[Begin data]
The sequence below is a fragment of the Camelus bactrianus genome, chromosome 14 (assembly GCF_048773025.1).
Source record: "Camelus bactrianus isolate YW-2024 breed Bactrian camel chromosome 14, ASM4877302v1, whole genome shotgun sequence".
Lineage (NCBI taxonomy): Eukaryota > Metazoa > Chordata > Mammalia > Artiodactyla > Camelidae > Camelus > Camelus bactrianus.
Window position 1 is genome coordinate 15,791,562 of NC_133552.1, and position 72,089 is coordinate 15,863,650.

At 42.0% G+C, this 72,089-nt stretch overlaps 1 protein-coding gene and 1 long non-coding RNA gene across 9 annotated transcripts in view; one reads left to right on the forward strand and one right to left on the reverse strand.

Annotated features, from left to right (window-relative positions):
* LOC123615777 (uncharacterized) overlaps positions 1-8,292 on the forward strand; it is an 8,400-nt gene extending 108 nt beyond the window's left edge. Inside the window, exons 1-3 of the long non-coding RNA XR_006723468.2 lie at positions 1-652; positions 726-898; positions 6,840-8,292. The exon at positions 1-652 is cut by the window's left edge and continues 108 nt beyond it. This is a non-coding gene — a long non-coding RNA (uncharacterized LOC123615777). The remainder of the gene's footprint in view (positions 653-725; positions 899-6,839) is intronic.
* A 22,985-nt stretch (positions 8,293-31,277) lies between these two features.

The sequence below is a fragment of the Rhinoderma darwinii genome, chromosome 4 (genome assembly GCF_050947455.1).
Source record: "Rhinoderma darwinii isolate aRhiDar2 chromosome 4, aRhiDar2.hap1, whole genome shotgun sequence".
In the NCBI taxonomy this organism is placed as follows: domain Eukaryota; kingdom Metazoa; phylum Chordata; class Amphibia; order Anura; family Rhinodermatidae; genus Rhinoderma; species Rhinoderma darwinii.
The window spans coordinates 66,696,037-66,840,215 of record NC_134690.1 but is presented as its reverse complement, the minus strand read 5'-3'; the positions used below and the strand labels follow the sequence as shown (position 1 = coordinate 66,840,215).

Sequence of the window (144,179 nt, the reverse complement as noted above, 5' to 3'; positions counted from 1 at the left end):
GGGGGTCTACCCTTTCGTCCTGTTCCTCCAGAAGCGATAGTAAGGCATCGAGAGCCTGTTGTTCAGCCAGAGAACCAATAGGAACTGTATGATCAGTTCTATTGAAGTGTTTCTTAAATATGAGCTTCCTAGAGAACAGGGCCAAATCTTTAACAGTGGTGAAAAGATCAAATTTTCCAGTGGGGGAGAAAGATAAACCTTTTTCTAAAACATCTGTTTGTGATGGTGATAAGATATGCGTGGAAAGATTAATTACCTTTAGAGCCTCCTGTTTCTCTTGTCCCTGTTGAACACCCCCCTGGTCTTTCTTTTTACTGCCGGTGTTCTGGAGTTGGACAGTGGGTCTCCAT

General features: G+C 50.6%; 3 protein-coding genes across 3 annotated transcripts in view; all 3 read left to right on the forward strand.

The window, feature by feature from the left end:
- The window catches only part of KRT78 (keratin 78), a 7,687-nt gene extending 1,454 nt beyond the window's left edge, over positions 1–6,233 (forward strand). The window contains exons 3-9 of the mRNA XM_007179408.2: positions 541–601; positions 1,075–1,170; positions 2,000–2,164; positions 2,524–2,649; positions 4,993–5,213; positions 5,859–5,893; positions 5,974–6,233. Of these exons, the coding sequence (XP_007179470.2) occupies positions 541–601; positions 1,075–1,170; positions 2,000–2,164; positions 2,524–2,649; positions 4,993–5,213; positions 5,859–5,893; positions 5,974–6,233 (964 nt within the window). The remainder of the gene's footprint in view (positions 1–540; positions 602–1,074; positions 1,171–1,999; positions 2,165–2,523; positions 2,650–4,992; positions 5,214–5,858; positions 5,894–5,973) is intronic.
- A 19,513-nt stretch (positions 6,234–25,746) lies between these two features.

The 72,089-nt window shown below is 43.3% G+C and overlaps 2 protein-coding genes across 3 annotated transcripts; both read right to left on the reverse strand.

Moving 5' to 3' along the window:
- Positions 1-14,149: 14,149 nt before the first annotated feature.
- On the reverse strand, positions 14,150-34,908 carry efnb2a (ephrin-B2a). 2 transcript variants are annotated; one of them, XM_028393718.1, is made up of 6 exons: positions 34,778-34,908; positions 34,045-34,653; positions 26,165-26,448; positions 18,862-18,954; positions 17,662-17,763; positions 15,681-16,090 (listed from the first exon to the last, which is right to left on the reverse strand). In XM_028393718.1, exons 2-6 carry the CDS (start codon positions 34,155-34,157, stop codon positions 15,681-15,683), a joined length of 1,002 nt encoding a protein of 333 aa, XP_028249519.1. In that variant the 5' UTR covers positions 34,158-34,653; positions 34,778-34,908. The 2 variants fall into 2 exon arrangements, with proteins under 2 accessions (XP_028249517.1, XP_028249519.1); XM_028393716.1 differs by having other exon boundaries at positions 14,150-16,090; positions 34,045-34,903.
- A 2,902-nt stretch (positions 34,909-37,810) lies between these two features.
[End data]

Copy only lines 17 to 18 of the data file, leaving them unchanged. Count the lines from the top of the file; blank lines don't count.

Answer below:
- The window catches only part of KRT78 (keratin 78), a 7,687-nt gene extending 1,454 nt beyond the window's left edge, over positions 1–6,233 (forward strand). The window contains exons 3-9 of the mRNA XM_007179408.2: positions 541–601; positions 1,075–1,170; positions 2,000–2,164; positions 2,524–2,649; positions 4,993–5,213; positions 5,859–5,893; positions 5,974–6,233. Of these exons, the coding sequence (XP_007179470.2) occupies positions 541–601; positions 1,075–1,170; positions 2,000–2,164; positions 2,524–2,649; positions 4,993–5,213; positions 5,859–5,893; positions 5,974–6,233 (964 nt within the window). The remainder of the gene's footprint in view (positions 1–540; positions 602–1,074; positions 1,171–1,999; positions 2,165–2,523; positions 2,650–4,992; positions 5,214–5,858; positions 5,894–5,973) is intronic.
- A 19,513-nt stretch (positions 6,234–25,746) lies between these two features.